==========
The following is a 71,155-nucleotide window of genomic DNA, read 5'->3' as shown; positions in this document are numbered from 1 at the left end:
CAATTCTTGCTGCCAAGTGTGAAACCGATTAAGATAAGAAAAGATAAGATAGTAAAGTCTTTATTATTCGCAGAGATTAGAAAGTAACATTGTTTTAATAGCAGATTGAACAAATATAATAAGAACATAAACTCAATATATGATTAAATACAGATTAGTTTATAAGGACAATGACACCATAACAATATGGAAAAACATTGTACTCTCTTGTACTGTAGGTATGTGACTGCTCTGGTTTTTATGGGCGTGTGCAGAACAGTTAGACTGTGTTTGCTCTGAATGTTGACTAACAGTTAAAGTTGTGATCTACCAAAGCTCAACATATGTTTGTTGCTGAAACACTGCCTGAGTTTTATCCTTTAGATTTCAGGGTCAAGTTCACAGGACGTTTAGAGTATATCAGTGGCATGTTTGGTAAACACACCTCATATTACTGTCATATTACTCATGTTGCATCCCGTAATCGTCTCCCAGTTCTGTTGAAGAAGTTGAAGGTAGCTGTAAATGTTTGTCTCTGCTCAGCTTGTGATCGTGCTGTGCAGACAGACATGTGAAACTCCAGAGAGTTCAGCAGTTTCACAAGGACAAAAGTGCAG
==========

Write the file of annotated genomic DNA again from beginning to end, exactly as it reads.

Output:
The following is a 71,155-nucleotide window of genomic DNA, read 5'->3' as shown; positions in this document are numbered from 1 at the left end:
CAATTCTTGCTGCCAAGTGTGAAACCGATTAAGATAAGAAAAGATAAGATAGTAAAGTCTTTATTATTCGCAGAGATTAGAAAGTAACATTGTTTTAATAGCAGATTGAACAAATATAATAAGAACATAAACTCAATATATGATTAAATACAGATTAGTTTATAAGGACAATGACACCATAACAATATGGAAAAACATTGTACTCTCTTGTACTGTAGGTATGTGACTGCTCTGGTTTTTATGGGCGTGTGCAGAACAGTTAGACTGTGTTTGCTCTGAATGTTGACTAACAGTTAAAGTTGTGATCTACCAAAGCTCAACATATGTTTGTTGCTGAAACACTGCCTGAGTTTTATCCTTTAGATTTCAGGGTCAAGTTCACAGGACGTTTAGAGTATATCAGTGGCATGTTTGGTAAACACACCTCATATTACTGTCATATTACTCATGTTGCATCCCGTAATCGTCTCCCAGTTCTGTTGAAGAAGTTGAAGGTAGCTGTAAATGTTTGTCTCTGCTCAGCTTGTGATCGTGCTGTGCAGACAGACATGTGAAACTCCAGAGAGTTCAGCAGTTTCACAAGGACAAAAGTGCAG